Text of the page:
The European Union won’t suddenly pull up the “drawbridge” on Britain’s financial services sector, and reducing reliance on the City of London for euro clearing could take years, a top European Commission official said on Tuesday.
The EU executive said last week that EU market participants could continue clearing euro denominated derivatives in London beyond June 2022, when permission was set to expire.
The extra period would allow time to expand the bloc’s capacity in clearing, a core part of the financial system’s plumbing which has become politicised due to Brexit given that the London Stock Exchange clears about 90 per cent of euro denominated swaps.
“The City of London is a global financial centre we will always want to use because it is next door, it’s convenient. The issue here is one of balance,” John Berrigan, head of the commission’s financial services unit, told an event held by Brussels think tank CEPS.
“That balance, we will have to work on in the next few years,” Berrigan said.
Banks say that forcing a shift in euro derivatives clearing from the London Stock Exchange to Deutsche Boerse in Frankfurt would be costly and fragment markets.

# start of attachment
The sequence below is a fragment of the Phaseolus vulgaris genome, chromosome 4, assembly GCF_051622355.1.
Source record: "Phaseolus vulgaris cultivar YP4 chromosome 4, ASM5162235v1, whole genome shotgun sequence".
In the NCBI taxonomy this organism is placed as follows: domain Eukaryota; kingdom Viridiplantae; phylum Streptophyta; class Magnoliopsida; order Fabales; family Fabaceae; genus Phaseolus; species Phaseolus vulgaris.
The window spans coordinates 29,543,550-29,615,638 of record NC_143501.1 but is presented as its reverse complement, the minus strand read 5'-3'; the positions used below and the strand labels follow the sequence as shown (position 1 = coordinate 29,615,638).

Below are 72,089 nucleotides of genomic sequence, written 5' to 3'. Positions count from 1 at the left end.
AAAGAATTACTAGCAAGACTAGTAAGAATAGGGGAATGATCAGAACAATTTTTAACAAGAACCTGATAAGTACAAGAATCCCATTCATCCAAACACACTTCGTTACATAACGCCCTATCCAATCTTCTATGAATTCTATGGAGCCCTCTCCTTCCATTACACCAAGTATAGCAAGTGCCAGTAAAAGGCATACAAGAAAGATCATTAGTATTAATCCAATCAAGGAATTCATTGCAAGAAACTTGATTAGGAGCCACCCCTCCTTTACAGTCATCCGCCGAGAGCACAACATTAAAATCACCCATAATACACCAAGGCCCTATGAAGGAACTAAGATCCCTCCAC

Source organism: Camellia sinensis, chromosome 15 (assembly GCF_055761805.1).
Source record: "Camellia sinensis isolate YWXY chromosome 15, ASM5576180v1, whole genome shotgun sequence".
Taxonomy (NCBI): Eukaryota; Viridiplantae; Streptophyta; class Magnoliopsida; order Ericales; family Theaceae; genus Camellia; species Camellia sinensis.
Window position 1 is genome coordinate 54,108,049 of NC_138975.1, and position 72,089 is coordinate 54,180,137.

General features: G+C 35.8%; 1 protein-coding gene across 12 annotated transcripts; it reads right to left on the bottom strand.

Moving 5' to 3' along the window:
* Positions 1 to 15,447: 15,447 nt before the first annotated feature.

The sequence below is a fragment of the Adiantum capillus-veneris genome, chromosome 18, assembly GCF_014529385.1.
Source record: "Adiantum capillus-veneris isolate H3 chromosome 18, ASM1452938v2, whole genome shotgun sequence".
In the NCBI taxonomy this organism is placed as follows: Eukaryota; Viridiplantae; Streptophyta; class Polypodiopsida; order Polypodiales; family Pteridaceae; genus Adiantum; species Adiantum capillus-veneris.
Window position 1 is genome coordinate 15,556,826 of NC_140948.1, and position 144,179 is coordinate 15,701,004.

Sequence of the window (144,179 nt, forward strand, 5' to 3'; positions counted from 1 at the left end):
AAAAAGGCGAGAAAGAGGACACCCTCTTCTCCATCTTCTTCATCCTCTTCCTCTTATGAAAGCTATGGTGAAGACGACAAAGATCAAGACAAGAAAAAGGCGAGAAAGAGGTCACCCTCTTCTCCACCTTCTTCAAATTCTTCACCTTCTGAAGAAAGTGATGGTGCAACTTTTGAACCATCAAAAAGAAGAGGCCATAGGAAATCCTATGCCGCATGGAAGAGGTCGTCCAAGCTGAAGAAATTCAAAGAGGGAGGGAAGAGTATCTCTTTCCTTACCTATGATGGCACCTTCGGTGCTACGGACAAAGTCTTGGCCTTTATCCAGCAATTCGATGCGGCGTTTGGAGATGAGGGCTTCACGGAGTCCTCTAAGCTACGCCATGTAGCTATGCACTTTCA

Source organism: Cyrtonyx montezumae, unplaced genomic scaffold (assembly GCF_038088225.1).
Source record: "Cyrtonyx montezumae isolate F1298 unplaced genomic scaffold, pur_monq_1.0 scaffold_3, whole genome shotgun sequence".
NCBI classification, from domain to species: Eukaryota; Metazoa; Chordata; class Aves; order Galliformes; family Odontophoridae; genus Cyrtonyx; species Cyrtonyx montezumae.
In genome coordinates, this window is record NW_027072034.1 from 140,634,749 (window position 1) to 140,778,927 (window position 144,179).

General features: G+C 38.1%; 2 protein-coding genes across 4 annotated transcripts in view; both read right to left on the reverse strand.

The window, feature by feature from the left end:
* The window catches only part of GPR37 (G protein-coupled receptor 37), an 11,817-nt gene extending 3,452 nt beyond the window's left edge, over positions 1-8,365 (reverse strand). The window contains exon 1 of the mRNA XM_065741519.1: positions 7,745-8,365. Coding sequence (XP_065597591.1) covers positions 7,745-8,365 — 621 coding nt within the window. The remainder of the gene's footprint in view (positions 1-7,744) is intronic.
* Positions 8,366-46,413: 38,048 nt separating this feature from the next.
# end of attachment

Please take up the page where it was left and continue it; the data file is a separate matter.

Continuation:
Before deciding on the length of Britain’s market access extension, the EU is waiting for a report from the bloc’s markets watchdog ESMA, due in coming weeks. The ESMA report is expected to reach conclusions by year end on whether UK clearers are so systemic that EU business should be shifted to the bloc.
The commission will then see what measures might be required to move clearing and how long would be needed to implement them while minimising costs and stability risks, Berrigan said.
“If you make it open ended, the risk is you will never finish,” Berrigan said. “It’s not drawing on protectionism or drawing on drawbridges, it’s about finding the right balance in terms of our relationship, in terms of our alliances.”
Froukelien Wendt, a member of ESMA’s clearing supervisory committee, said the report looks at the effect of cutting off EU market participants from clearers in London.
“There are also benefits and they relate to the ability of EU supervisors, EU authorities especially in times of crisis, to access information and to be able to intervene effectively,” Wendt said.
The EU will have to build up “best in class” clearing capacity that is attractive and competitive, Berrigan said.